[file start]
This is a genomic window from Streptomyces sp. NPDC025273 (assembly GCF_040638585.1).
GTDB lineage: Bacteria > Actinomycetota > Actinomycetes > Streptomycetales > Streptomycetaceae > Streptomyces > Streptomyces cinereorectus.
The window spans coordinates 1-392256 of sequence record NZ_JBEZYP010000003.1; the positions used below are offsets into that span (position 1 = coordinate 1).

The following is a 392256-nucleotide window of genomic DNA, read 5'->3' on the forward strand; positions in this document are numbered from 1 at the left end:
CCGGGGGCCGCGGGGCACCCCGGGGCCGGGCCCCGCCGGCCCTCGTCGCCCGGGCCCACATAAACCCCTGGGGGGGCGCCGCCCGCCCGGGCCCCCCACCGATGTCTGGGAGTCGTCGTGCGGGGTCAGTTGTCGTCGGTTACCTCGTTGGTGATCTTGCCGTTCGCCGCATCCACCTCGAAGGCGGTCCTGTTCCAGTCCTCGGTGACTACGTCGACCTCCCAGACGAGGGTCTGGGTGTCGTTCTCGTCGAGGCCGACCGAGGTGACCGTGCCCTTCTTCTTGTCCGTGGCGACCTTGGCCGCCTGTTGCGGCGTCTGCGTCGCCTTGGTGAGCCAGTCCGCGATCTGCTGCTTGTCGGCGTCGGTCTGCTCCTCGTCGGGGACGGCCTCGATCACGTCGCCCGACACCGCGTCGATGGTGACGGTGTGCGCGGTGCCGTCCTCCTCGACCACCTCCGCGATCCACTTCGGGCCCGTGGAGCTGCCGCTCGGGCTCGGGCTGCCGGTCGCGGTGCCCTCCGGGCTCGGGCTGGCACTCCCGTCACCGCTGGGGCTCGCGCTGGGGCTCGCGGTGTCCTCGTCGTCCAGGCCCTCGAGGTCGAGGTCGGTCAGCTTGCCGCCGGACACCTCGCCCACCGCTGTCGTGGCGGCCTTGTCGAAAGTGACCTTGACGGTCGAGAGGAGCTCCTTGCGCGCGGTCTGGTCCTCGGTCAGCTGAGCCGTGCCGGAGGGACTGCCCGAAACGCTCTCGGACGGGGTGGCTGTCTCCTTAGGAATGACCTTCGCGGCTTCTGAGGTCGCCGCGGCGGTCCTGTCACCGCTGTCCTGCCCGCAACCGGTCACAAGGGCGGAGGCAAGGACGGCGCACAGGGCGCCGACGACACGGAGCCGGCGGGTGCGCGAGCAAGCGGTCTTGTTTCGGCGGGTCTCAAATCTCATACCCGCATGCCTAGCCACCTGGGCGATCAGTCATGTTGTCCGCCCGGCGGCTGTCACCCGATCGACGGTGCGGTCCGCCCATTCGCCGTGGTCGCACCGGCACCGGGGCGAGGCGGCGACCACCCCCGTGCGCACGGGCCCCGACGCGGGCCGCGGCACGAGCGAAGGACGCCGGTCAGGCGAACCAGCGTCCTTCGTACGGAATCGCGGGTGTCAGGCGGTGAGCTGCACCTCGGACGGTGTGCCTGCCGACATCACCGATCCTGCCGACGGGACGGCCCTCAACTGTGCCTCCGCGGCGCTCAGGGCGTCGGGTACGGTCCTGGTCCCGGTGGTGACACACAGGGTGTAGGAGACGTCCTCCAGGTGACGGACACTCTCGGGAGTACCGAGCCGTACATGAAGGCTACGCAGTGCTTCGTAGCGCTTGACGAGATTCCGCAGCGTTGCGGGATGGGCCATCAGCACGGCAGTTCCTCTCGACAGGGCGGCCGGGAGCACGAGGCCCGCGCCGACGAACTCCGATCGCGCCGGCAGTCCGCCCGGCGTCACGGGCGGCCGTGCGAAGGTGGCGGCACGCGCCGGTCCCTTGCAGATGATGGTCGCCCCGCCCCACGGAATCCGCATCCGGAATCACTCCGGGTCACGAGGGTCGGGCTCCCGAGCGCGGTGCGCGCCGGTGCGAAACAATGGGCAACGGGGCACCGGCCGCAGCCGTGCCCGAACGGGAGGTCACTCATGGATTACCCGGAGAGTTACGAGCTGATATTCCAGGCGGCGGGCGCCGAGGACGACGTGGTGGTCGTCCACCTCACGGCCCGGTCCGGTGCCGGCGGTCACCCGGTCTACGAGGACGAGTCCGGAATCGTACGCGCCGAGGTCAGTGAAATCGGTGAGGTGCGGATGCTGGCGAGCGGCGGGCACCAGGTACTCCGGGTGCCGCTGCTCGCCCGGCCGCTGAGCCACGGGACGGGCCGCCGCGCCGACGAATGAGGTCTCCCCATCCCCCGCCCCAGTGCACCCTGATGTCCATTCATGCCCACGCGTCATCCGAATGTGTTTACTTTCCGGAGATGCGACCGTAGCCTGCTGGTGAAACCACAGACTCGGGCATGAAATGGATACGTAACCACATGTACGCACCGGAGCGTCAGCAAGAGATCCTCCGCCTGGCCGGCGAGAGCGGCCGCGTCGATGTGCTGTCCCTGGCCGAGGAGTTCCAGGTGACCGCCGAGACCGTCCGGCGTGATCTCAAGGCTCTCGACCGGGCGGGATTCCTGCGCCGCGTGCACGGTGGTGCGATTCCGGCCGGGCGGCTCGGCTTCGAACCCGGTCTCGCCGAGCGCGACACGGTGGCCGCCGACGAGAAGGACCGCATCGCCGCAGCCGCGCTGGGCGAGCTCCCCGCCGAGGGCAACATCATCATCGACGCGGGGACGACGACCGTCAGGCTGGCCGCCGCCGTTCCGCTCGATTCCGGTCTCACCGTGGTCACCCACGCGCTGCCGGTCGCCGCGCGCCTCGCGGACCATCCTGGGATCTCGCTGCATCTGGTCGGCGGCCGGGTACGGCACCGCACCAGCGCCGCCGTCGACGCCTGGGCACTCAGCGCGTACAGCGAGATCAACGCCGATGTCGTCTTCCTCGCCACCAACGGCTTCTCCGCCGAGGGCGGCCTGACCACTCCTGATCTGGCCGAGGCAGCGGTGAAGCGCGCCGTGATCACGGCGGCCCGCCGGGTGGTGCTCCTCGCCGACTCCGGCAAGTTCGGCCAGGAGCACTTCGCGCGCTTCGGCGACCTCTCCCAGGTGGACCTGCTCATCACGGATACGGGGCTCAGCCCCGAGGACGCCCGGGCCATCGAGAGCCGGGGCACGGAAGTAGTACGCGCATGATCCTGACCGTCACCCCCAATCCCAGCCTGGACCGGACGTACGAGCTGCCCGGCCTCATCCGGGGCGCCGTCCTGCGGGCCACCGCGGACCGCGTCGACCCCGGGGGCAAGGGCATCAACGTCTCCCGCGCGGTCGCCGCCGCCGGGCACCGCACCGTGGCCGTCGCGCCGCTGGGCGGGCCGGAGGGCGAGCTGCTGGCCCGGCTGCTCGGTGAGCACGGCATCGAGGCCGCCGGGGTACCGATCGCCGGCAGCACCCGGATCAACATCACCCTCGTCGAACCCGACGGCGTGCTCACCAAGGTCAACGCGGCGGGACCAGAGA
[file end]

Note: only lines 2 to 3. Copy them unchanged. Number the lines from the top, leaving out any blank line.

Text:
GTDB lineage: Bacteria > Actinomycetota > Actinomycetes > Streptomycetales > Streptomycetaceae > Streptomyces > Streptomyces cinereorectus.
The window spans coordinates 1-392256 of sequence record NZ_JBEZYP010000003.1; the positions used below are offsets into that span (position 1 = coordinate 1).